We all decided to focus on the positive for BAM’s sake, and instead of an all-out birthday party, we planned for a casual day at a favorite local attraction. BAM could have a fun time, oblivious to the inner turmoil of his parents, and the bittersweet reminders did not have to sting quite so sharply.

Write Anywhere #72: Grant’s Farm

Hardscrabble U.S. Grant Cabin

‘Hardscrabble’ Ulysses S. Grant Cabin, near St. Louis, Missouri, public domain

Grant’s Farm is a 281-acre animal reserve nestled at the edge of south St. Louis owned by the Busch family of Anheuser-Busch company fame. Part of the acreage was the original homestead of Ulysses S. Grant, General of the Northern Armies during the Civil War and the 18th president of the United States. The cabin he built in the 1850’s before he became president, nicknamed ‘Hardscrabble’, still stands and can be viewed on a tram tour of the park. Visiting the park is free except for parking and buying food if you choose.

This is where we took BAM for his big day, and he couldn’t have cared less about all that history. There were more interesting things for a 2-year old to think about.

Tram at Grant's Farm, St. Louis, Missouri

BAM and tram

The first thing to fascinate BAM was the tram itself. Never having been in anything like it, he enjoyed the open-air ride and spotting animals along the path to the main park area.

Grant's Farm, roaming animals, St. Louis, MO

our view from the tram

When we reached the main park, which is more like a zoo than a farm, we encountered the goat pens. For fifty cents you could purchase baby bottles with milk to feed the goats. BAM didn’t understand the point of standing in line with all those interesting goats running around, and let us know he was not pleased.  But the wait paid off when he got to feed the hungry goats. At first he got confused and thought Mama wanted HIM to drink the baby bottle. Didn’t he graduate to sippy cups already? But then he watched the other children and got the hang of it.

boy bottle feeding goats, Grant's Farm, St. Louis, MO photo by kristin nador

greedy goats

I worried the pushy goats might overwhelm BAM, and the many flies he feared that hung out with those goats, but seeing other kids involved and the novelty of these silly critters drinking baby bottles kept him focused. He even wanted to give some of the goats a brushing.

brushing the goat

brushing the goat

Next we saw a macaw show, and BAM was fascinated enough with the birds to sit still for all of 10 minutes. That’s a long time for a two-year old!

Macaw on rollerskates, Grant's Farm, St. Louis, Missouri photo by kristin nador

Macaw on skates!

After the show BAM spotted the carousel. His parents didn’t want to take the ride, because his last visit to a merry-go-round ended in tears. Well, this one did, too, but not because he was afraid, but because he didn’t want it to end! Turning two gives you a different perspective on life, I suppose. 🙂

carousel at Grant's Farm, St. Louis, MO photo by kristin nador

fun on the carousel

We walked through more animal exhibits, with monkeys, elephants, and a camel ride. BAM took a quick stop at the ducks and geese for more feeding.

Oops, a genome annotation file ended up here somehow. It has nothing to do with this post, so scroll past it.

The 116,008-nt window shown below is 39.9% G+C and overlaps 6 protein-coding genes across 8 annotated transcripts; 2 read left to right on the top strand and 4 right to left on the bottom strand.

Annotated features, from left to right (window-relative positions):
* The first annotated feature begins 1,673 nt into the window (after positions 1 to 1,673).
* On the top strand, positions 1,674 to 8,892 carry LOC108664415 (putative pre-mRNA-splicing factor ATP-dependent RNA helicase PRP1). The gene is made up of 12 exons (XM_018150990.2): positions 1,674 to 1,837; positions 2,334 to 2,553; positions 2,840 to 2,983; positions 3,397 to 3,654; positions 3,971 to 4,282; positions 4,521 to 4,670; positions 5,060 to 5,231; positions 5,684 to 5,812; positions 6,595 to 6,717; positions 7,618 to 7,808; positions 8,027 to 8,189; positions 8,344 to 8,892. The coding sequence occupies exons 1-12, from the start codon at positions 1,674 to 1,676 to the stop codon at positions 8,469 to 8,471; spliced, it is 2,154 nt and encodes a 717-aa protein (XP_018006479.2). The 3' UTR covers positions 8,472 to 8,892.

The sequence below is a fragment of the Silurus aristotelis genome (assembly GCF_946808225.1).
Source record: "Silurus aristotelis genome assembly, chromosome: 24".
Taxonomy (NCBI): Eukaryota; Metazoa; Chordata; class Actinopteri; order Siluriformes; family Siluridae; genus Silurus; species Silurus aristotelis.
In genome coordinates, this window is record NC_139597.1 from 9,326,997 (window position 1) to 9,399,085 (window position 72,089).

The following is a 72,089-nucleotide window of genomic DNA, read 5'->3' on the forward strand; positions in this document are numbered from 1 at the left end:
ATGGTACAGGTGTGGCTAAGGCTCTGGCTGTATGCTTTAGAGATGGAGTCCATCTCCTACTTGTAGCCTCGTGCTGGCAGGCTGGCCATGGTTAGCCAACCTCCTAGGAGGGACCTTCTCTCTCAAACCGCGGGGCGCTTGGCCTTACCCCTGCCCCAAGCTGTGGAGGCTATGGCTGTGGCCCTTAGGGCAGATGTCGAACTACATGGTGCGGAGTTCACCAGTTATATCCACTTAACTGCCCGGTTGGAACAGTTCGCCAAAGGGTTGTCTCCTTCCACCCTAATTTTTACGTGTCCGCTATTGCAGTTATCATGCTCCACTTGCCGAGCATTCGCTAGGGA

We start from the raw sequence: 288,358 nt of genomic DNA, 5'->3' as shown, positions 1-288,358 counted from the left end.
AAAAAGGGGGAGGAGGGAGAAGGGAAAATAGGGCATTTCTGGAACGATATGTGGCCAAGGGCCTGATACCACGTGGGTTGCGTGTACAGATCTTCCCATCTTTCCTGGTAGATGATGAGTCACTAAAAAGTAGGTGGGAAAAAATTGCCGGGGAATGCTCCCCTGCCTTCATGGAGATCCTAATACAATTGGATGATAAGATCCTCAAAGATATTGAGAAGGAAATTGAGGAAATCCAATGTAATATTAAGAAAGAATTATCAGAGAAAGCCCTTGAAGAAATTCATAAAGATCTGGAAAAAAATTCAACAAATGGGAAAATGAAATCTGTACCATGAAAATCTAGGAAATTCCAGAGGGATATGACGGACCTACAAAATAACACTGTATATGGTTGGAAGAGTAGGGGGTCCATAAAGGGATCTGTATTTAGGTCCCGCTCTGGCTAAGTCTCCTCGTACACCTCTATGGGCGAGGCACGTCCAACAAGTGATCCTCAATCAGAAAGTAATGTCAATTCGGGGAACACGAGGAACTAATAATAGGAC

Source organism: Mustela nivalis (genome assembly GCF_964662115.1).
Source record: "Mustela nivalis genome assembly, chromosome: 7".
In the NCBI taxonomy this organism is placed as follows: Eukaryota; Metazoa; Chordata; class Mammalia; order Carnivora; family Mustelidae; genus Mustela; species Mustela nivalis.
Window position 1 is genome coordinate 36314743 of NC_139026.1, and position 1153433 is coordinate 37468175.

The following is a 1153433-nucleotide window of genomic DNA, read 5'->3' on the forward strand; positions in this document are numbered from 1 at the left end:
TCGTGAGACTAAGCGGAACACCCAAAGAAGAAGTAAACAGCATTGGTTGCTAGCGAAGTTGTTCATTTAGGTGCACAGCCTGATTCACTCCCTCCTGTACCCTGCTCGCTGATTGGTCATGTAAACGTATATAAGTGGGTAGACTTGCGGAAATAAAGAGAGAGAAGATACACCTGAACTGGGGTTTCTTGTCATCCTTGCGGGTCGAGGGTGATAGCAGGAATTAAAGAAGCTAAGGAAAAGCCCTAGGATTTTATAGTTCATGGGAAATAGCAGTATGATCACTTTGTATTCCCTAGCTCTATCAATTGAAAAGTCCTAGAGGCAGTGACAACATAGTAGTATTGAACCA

feeding geese Grant's Farm, St. Louis, MO photo by kristin nador

feeding geese

BAM had fun throwing the food, but the heat was getting to all of us. Time for a snow cone break! And free beer (limit 2) for the adults!

Umbrella in the biergarten, Grant's Farm, St. Louis, MO photo by kristin nador

getting some shade

At the end of the day we took BAM to the famous Clydesdales paddocks, but he didn’t want to get too close. Goats are okay, but horses are something else altogether.

young clydesdales, Grant's Farm, St. Louis, MO photo by kristin nador

beautiful young Clydesdales

I wrote by documenting the day in a journal-type book that I will give to BAM in the future. Sometimes writing is not creating fictional worlds but just a way to be a witness to real life. As BAM and I ran around Grant’s Farm together, and his parents saw his happy smiles, I felt I witnessed a small bit of healing start that day as well.

Where did you write this week?

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The Dumb Google Mistake I Made That Cost Me All My Blog Friends – Can You Help?

Caïn venant de tuer son frère Abel, by Henry Vidal in Tuileries, Paris, France courtesy Alex E. Proimos, Creative Commons

Caïn venant de tuer son frère Abel, by Henry Vidal in Tuileries, Paris, France courtesy Alex E. Proimos, Creative Commons

I was sad when Google announced they were discontinuing Google Reader RSS content aggregator on July 1st 2013. I had only recently discovered Google Reader in the last year, and it was a beautifully streamlined way to keep track of all the great blogs I was connecting with through blogging. Being able to catch up and comment on posts, favorite special ones that particularly spoke to me, and easily categorize groups of blogs was a win-win.

What was I going to do without Google Reader?

Throughout the blogosphere many offered comparable RSS content aggregator suggestions. Feedly had the most accolades. It’s structure is very similar to Google Reader, and made moving your Google Reader data into Feedly easy with a click of a button. Sign me up!

I’ve been reading my blogs on Feedly since May and it’s been great. When I took a break from blogging for carpal tunnel symptoms I also took a vacation from reading blogs. When I returned and pulled up Feedly, it was empty! Where were all my blog subscriptions?

Well, Feedly’s easy click of a button lulled me into a sense of security. I failed to read the fine print on making sure my Google Reader info stayed there once Google pulled the plug. What I should have done? Saved all my data by getting my OPML file, zipping, unzipping, and all sorts of things I didn’t do.

Thus Google Reader gone, Kristin’s blog subscriptions gone.

Lesson: read instructions carefully.

So now I am left with an empty Feedly account and all my blog subscriptions somewhere in the Bermuda Triangle.

And here’s where you, Dear Bloggy Friends, can help.

In honor of my dumb mistake, I’d love it if you could give me some blog recommendations. I love blogs about writing, book reviews, blogging, social media, photography, creativity, mom blogs, grandma blogs, humor blogs, pop culture blogs, history blogs, current events blogs, basically if a blog is well-written, I’m going to check it out.

Post a list of your favorites, and don’t leave out your own. Let your blog friends know so they can give a shout-out selfie here on Ye Olde Blog. Feel free to scroll through and snag some good ones for yourself.

Let the shameless plugging commence.